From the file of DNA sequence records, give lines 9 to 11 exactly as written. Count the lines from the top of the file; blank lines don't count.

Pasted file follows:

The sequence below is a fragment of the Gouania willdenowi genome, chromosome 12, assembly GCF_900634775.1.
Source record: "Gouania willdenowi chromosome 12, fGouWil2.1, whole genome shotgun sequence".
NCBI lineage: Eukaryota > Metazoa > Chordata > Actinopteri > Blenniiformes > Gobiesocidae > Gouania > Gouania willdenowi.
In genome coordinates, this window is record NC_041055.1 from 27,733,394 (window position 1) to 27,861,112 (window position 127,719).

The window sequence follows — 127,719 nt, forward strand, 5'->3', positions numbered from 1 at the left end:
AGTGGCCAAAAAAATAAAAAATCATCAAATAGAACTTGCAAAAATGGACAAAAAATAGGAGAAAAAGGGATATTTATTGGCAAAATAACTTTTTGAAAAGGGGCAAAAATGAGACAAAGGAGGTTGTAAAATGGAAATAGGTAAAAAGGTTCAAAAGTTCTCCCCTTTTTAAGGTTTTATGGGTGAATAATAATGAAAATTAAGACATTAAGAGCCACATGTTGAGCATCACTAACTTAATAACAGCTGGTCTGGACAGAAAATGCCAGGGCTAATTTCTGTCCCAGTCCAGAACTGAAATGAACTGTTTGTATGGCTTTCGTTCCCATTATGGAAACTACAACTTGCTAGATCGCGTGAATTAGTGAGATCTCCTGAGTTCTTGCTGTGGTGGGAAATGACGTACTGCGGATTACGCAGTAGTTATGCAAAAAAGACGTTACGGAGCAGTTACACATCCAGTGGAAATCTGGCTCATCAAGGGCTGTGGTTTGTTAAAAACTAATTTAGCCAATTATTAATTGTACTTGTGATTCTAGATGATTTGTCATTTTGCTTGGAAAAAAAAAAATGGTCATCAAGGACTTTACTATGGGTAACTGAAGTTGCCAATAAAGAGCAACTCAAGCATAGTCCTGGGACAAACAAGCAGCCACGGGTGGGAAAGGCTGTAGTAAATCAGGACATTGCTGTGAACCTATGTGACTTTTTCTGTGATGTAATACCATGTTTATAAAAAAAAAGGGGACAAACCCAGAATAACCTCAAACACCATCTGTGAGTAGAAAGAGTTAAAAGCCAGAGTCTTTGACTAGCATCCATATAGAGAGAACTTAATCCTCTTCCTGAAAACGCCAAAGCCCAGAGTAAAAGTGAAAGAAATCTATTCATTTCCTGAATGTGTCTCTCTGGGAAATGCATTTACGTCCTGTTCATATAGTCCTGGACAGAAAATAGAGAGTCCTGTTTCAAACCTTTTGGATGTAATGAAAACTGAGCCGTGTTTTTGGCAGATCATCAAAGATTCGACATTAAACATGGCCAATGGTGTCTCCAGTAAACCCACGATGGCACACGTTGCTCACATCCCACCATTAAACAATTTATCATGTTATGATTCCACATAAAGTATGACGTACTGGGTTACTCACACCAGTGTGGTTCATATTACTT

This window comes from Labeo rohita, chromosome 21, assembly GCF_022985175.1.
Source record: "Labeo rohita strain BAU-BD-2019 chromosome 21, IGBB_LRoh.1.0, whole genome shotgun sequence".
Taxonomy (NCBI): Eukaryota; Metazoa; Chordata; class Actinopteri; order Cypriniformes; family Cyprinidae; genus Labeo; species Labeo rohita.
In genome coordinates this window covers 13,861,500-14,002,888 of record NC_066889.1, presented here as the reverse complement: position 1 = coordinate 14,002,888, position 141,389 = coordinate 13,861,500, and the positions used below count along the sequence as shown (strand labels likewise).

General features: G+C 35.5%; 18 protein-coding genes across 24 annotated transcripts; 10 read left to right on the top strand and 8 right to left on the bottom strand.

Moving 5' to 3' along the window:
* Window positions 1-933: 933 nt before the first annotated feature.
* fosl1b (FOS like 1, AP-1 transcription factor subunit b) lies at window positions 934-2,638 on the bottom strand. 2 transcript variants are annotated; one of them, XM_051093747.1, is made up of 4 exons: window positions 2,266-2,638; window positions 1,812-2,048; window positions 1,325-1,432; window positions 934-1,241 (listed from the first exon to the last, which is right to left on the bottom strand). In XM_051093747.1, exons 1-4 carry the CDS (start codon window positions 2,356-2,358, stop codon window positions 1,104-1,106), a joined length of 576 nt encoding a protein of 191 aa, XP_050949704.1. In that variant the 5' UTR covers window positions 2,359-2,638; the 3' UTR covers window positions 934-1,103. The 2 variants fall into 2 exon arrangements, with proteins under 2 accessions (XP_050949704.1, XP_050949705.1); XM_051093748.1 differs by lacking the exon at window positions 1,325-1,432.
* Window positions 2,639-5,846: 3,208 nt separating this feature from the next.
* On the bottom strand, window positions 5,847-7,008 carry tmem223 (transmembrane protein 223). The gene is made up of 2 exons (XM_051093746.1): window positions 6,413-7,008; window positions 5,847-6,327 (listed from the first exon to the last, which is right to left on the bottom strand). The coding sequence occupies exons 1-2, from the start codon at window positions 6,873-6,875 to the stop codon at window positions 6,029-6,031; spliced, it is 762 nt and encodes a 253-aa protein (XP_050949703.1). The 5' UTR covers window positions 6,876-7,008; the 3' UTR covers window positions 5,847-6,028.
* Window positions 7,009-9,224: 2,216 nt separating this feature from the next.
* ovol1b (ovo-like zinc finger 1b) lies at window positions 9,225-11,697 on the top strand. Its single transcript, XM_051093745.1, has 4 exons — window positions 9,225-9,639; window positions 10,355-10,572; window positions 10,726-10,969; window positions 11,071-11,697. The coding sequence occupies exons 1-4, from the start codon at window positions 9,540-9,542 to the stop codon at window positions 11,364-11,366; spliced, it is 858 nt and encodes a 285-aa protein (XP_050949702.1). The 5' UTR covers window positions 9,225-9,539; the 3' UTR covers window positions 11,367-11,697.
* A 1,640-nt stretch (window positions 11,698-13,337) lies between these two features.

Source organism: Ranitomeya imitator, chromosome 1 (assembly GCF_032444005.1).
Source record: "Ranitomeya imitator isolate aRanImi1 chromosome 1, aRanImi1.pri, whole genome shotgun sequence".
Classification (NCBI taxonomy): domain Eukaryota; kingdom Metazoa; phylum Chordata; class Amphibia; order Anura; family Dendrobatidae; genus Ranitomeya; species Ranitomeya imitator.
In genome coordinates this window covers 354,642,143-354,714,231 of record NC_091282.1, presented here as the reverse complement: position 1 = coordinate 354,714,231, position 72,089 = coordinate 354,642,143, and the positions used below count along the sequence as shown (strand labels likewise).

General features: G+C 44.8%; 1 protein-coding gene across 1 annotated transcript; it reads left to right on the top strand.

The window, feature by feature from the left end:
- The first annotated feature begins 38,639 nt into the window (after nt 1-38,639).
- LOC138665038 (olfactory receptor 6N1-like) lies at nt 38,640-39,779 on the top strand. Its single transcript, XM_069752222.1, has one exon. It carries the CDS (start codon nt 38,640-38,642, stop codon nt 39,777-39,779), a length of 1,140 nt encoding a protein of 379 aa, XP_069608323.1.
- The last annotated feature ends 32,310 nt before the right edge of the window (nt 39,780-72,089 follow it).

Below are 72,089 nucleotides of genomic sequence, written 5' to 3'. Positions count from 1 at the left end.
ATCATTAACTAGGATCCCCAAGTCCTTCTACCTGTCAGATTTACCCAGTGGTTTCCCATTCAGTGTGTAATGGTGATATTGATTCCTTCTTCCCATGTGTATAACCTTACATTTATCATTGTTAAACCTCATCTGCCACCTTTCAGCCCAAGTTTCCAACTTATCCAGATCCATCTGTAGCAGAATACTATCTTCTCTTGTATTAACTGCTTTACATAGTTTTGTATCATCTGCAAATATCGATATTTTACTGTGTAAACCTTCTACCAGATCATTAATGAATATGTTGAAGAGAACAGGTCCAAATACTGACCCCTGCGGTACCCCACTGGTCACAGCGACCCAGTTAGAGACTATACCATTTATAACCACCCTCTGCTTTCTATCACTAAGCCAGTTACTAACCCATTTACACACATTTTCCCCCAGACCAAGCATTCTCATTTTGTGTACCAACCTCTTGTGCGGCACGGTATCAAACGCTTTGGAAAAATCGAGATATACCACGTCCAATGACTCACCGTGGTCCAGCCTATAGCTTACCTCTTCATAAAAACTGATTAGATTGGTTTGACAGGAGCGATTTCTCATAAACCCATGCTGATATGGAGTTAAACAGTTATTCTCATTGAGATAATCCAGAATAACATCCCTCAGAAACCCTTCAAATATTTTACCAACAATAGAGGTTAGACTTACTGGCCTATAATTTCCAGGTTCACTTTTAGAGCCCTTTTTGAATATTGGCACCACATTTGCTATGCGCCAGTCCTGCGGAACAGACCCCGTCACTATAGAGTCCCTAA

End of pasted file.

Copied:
Taxonomy (NCBI): Eukaryota; Metazoa; Chordata; class Actinopteri; order Cypriniformes; family Cyprinidae; genus Labeo; species Labeo rohita.
In genome coordinates this window covers 13,861,500-14,002,888 of record NC_066889.1, presented here as the reverse complement: position 1 = coordinate 14,002,888, position 141,389 = coordinate 13,861,500, and the positions used below count along the sequence as shown (strand labels likewise).

General features: G+C 35.5%; 18 protein-coding genes across 24 annotated transcripts; 10 read left to right on the top strand and 8 right to left on the bottom strand.